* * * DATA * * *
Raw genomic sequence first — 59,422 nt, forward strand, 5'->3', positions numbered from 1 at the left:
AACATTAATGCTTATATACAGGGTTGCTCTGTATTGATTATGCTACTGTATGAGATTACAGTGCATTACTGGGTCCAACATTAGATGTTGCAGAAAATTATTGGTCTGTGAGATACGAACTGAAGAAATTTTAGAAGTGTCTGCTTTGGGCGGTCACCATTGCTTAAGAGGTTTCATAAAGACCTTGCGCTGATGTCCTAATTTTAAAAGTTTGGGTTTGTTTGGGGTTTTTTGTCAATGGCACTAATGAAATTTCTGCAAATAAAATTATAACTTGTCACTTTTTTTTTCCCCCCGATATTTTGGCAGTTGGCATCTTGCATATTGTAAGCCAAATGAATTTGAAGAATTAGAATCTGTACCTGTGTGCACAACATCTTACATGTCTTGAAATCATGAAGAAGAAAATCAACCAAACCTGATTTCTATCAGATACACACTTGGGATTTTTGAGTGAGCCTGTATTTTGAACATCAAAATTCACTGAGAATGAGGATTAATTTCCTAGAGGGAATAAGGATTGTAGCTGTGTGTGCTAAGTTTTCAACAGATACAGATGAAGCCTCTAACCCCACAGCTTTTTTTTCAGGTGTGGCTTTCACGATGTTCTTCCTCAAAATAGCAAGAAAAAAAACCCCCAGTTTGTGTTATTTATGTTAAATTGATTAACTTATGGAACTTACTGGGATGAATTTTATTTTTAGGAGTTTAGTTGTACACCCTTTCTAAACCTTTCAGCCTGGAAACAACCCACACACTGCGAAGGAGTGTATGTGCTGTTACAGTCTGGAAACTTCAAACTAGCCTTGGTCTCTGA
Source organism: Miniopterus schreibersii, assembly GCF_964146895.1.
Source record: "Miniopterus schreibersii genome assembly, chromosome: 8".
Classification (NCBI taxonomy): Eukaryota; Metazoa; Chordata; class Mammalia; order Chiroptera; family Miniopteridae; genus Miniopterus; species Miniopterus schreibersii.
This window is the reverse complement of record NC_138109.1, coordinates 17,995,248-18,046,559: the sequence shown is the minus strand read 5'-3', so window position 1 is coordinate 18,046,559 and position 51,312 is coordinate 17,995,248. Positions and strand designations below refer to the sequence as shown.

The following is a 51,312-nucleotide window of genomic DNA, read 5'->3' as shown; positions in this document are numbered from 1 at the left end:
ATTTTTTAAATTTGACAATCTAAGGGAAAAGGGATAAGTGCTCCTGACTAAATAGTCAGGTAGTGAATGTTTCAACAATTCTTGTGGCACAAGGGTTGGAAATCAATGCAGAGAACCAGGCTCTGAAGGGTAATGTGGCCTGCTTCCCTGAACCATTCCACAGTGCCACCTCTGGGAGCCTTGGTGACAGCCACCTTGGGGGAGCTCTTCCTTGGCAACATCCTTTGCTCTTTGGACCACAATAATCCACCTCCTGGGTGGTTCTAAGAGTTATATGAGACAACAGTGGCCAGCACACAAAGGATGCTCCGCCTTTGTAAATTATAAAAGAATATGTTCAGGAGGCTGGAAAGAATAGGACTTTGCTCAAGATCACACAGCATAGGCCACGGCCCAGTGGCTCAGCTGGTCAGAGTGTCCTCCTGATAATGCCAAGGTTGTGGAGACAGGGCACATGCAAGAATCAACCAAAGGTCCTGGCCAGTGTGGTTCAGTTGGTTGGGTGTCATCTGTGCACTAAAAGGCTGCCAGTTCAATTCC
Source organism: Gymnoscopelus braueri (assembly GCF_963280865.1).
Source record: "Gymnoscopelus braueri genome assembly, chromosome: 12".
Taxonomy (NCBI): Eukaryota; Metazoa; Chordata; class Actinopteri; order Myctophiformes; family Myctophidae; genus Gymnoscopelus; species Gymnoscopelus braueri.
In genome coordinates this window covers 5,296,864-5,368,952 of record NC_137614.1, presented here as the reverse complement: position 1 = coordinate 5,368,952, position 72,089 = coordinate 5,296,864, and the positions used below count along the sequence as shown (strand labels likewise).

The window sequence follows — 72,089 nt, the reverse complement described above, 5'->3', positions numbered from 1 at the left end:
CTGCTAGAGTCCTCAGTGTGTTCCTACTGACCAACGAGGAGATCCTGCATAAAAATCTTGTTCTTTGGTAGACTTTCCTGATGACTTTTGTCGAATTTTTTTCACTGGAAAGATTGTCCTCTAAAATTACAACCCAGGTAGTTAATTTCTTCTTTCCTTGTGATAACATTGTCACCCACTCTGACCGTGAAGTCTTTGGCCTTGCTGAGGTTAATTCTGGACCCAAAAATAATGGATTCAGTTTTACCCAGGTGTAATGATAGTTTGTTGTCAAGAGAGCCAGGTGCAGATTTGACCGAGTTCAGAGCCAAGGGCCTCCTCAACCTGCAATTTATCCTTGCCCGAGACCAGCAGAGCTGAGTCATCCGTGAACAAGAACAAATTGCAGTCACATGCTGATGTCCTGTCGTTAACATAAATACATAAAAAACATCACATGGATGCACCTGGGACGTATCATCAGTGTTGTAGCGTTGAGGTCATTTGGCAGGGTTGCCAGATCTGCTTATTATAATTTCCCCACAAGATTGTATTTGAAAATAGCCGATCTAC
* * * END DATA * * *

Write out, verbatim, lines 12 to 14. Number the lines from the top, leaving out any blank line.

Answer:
In genome coordinates this window covers 5,296,864-5,368,952 of record NC_137614.1, presented here as the reverse complement: position 1 = coordinate 5,368,952, position 72,089 = coordinate 5,296,864, and the positions used below count along the sequence as shown (strand labels likewise).

The window sequence follows — 72,089 nt, the reverse complement described above, 5'->3', positions numbered from 1 at the left end:
CTGCTAGAGTCCTCAGTGTGTTCCTACTGACCAACGAGGAGATCCTGCATAAAAATCTTGTTCTTTGGTAGACTTTCCTGATGACTTTTGTCGAATTTTTTTCACTGGAAAGATTGTCCTCTAAAATTACAACCCAGGTAGTTAATTTCTTCTTTCCTTGTGATAACATTGTCACCCACTCTGACCGTGAAGTCTTTGGCCTTGCTGAGGTTAATTCTGGACCCAAAAATAATGGATTCAGTTTTACCCAGGTGTAATGATAGTTTGTTGTCAAGAGAGCCAGGTGCAGATTTGACCGAGTTCAGAGCCAAGGGCCTCCTCAACCTGCAATTTATCCTTGCCCGAGACCAGCAGAGCTGAGTCATCCGTGAACAAGAACAAATTGCAGTCACATGCTGATGTCCTGTCGTTAACATAAATACATAAAAAACATCACATGGATGCACCTGGGACGTATCATCAGTGTTGTAGCGTTGAGGTCATTTGGCAGGGTTGCCAGATCTGCTTATTATAATTTCCCCACAAGATTGTATTTGAAAATAGCCGATCTAC